Samsung, meanwhile, pulled one of its flagship phones from shelves as part of a global recall, and has yet to offer a new version of the product. About three-quarters of respondents told Elementum that they would lose trust in an electronics brand during a recall, though most said it would recover over time.
Despite these challenges, more consumers are worried that stores will sell out of toys than smartphones or wearable technologies, the study showed.
Part of the reason is "fierce" loyalty. A separate Reuters study found that 91 percent of current Samsung users would likely purchase another Samsung smartphone, and 92 percent of current users would probably buy another Samsung product in general. Similarly, 92 percent of iPhone users would likely buy another iPhone and 89 percent would likely buy another Apple product.
That's because those (and other) electronics brands leverage what Kirk calls the highest form of loyalty, "cult" loyalty, where the brand reflects the users' personal identity. That's compared to most brands, which rely on the lowest forms of loyalty, according to Kirk, either by having the lowest prices or keeping customers in contracts that are hard to escape.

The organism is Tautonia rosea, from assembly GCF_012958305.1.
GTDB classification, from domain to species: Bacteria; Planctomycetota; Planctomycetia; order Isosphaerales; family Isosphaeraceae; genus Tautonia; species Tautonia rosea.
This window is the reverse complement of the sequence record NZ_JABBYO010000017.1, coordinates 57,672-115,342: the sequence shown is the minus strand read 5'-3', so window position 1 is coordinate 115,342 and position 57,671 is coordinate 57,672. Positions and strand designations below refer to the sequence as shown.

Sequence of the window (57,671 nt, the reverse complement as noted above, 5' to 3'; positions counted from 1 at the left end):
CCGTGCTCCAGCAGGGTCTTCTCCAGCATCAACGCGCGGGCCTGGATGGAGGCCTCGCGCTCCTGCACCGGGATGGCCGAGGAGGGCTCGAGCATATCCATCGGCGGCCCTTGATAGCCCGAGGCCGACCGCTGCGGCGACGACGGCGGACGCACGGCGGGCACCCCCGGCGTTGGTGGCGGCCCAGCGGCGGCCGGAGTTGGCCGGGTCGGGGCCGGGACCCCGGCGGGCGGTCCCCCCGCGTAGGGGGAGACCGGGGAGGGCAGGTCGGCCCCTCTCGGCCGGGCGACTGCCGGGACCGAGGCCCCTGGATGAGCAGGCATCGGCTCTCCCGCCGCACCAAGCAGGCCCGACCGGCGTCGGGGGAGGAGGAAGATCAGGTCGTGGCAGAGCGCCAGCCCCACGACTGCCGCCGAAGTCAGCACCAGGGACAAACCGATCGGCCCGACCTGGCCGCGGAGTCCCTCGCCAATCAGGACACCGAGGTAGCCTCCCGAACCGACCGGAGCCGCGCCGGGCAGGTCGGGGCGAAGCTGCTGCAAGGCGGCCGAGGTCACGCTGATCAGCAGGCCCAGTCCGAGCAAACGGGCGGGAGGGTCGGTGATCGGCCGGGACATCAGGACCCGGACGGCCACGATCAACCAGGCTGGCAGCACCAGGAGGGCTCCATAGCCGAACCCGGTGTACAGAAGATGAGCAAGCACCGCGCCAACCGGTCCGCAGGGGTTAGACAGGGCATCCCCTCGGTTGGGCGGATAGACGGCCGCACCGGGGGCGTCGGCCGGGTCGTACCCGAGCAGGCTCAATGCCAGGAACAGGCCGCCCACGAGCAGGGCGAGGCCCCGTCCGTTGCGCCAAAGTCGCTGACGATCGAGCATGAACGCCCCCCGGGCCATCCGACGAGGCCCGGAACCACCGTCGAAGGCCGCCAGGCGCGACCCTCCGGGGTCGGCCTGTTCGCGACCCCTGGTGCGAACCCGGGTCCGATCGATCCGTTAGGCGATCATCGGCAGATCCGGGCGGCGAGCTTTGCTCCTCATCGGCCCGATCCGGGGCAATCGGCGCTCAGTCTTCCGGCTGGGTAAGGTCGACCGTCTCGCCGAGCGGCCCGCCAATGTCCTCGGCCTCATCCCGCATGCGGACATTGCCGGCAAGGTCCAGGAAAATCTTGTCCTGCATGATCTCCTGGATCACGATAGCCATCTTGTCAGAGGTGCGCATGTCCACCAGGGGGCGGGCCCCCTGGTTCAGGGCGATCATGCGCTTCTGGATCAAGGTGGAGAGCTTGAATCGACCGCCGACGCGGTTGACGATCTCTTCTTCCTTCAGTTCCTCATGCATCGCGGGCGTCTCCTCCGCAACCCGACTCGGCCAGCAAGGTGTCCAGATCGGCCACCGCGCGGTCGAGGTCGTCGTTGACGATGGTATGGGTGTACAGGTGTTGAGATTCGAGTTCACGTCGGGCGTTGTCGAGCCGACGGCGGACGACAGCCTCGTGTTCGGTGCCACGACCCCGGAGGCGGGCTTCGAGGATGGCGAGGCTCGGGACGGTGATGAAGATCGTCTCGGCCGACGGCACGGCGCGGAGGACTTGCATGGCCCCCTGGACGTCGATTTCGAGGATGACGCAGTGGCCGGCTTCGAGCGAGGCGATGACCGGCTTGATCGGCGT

"Cult loyalty involves connecting to all the other people that have made this brand choice. Apple does that. Harley-Davidson, it's like a lifestyle. There's what they call the 'Jeep wave.' It's more social in nature, and that makes it increasingly harder to undo," Kirk said.
Apple sold an iPhone on eBay every five seconds on Cyber Monday and an iPhone 7 every 30 seconds on Black Friday. The Samsung recall also did not hurt U.S. consumers' willingness to buy Samsung phones, according to the November Reuters poll.
"What we are seeing is that the customers that would have bought the phone are waiting. They are loyal to the Android phone and Samsung," Best Buy CEO Hubert Joly told reporters in November. "There's a segment of those customers who really like that 'phablet' product, and there isn't one that satisfies them right now."
That said, there's no telling how many more phones or headphones would be sold had they been on the shelves.